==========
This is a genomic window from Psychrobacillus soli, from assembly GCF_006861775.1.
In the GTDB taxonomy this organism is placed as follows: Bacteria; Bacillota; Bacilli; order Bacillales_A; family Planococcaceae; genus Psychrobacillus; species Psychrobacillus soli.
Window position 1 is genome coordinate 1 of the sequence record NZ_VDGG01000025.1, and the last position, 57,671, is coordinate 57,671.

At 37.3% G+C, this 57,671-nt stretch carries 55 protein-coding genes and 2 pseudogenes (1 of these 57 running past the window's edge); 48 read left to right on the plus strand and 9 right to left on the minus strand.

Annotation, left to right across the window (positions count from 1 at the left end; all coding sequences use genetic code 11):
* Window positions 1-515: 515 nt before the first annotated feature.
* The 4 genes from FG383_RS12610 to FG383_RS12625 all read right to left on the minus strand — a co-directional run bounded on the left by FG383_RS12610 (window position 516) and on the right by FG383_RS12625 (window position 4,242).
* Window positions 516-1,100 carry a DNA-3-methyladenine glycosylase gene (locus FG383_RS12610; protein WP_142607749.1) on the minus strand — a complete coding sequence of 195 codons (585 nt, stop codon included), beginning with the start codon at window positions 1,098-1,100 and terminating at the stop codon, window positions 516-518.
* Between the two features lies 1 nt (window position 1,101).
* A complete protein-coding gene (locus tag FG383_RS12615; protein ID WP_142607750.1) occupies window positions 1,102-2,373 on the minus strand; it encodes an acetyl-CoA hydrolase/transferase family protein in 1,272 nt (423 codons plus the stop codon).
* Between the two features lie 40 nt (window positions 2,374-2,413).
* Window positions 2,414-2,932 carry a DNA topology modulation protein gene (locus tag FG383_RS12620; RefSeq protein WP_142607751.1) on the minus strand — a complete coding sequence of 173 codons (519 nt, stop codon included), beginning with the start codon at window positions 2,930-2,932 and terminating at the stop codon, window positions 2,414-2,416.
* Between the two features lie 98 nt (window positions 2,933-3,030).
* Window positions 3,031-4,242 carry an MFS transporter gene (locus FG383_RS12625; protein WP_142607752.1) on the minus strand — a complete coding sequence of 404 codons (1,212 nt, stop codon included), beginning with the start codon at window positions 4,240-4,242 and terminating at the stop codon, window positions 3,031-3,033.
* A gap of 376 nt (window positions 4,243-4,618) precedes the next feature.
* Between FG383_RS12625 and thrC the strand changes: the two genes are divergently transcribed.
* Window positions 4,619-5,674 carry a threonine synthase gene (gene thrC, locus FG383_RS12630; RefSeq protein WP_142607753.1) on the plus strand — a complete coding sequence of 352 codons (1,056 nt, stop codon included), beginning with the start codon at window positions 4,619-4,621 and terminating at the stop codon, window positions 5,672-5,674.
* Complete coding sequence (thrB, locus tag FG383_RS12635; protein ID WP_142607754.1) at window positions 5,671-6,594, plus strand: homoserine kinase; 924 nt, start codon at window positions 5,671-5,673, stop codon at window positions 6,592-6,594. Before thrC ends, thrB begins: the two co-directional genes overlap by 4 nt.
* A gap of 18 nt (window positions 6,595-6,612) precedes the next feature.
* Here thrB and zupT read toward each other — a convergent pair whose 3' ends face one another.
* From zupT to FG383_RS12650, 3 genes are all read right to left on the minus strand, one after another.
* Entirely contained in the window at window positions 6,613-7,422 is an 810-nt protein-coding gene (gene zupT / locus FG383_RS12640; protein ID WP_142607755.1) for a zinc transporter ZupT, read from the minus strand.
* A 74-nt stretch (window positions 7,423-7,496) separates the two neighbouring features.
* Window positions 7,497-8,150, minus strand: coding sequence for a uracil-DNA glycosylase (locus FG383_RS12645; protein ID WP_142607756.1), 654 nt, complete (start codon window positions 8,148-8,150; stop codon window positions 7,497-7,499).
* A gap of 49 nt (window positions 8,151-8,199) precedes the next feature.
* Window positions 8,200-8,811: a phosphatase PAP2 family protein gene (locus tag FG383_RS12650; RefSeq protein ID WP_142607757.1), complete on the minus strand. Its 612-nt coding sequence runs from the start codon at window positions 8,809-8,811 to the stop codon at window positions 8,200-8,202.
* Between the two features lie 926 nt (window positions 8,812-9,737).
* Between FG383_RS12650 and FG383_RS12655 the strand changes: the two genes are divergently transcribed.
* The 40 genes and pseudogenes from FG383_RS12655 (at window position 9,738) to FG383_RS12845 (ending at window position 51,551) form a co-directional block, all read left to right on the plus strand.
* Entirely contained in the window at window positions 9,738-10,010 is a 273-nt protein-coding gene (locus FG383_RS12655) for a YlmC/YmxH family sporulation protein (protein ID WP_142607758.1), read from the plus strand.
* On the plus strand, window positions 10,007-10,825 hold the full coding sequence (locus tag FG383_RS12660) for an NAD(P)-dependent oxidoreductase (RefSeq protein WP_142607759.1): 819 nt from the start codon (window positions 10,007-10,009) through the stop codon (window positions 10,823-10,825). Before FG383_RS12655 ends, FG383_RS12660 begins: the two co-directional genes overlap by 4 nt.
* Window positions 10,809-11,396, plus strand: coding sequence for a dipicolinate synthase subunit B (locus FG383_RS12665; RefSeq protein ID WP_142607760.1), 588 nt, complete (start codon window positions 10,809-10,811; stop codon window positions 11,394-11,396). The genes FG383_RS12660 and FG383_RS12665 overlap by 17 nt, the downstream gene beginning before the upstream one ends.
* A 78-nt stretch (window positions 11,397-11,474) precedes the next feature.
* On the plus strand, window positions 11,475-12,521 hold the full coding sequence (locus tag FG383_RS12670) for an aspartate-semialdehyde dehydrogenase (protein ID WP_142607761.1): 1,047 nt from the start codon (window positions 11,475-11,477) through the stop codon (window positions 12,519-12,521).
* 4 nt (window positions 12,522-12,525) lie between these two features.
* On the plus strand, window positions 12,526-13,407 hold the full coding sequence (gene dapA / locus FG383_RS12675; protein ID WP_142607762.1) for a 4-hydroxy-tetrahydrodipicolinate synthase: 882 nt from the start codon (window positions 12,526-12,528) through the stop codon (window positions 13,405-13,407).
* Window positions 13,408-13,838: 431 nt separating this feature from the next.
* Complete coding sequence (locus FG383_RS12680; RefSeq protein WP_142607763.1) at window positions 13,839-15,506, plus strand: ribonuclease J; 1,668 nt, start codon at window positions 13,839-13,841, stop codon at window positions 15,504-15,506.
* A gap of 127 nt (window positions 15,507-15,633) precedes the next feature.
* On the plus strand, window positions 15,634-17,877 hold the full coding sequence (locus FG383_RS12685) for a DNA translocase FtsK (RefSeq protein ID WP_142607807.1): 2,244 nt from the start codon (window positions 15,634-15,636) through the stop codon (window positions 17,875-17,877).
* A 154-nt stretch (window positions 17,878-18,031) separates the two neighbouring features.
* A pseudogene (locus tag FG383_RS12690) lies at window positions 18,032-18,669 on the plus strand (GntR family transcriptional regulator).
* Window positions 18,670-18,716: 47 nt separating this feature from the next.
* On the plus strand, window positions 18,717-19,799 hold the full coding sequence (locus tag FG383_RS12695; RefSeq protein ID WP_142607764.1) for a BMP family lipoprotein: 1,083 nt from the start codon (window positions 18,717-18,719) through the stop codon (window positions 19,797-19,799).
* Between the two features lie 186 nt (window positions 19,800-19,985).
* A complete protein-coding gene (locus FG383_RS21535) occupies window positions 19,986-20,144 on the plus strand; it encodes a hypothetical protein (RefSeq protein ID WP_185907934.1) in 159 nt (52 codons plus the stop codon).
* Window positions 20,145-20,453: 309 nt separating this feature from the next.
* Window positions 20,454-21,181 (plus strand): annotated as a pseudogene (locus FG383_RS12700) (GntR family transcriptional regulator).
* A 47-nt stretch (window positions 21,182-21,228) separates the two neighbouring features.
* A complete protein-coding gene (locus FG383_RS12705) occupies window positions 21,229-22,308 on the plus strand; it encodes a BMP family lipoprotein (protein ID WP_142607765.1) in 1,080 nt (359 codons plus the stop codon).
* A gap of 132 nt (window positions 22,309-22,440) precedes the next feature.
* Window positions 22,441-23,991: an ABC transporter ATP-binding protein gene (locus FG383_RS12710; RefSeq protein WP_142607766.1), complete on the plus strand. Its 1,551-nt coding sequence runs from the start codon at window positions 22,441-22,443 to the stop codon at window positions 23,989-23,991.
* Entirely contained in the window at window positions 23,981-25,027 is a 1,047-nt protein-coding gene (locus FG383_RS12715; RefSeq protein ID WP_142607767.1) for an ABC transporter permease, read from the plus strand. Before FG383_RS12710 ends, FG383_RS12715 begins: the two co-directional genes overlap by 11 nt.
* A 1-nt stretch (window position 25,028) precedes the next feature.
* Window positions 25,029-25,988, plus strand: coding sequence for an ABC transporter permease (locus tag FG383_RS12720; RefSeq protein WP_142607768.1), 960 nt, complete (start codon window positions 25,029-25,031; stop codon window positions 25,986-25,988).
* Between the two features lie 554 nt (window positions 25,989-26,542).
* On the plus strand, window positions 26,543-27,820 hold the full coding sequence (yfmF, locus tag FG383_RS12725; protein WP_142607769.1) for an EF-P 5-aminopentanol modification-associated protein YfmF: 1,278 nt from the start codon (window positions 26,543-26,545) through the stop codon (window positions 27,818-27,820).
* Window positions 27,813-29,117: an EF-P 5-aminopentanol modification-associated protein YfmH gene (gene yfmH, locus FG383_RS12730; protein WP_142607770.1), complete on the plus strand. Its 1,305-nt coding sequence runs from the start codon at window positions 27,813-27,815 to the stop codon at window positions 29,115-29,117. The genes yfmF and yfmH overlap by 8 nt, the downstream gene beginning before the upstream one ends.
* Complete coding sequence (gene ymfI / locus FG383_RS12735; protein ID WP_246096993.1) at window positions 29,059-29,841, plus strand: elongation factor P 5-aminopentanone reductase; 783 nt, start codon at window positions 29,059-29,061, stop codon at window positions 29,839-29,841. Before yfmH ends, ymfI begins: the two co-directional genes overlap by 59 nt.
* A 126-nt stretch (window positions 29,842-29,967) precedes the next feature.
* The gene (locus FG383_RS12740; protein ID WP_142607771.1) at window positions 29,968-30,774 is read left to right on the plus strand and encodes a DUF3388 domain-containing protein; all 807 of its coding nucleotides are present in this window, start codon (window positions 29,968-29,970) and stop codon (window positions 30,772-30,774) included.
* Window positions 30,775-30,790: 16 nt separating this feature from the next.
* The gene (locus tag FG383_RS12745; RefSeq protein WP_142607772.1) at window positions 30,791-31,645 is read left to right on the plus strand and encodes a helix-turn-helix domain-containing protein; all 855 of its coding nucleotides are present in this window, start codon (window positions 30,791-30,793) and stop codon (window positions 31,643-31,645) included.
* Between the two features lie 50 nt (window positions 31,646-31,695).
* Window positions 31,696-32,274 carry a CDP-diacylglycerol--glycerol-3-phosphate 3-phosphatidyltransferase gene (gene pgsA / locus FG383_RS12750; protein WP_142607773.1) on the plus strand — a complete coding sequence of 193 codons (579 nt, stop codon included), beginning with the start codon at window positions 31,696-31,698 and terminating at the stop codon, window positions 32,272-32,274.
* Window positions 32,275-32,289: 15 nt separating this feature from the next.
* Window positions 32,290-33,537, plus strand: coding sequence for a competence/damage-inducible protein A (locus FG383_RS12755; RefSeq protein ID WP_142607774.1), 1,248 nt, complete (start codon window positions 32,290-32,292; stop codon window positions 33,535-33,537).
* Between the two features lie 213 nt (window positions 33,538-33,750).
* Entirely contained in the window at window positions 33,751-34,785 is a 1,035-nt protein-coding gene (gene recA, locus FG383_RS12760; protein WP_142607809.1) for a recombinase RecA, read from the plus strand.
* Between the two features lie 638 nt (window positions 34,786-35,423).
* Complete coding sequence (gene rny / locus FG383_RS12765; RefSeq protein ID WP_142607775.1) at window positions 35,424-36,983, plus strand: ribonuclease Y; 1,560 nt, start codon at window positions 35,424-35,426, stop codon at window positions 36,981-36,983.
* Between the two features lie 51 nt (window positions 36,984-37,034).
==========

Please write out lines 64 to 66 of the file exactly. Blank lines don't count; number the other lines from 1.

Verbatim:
* Between the two features lie 50 nt (window positions 31,646-31,695).
* Window positions 31,696-32,274 carry a CDP-diacylglycerol--glycerol-3-phosphate 3-phosphatidyltransferase gene (gene pgsA / locus FG383_RS12750; protein WP_142607773.1) on the plus strand — a complete coding sequence of 193 codons (579 nt, stop codon included), beginning with the start codon at window positions 31,696-31,698 and terminating at the stop codon, window positions 32,272-32,274.
* Window positions 32,275-32,289: 15 nt separating this feature from the next.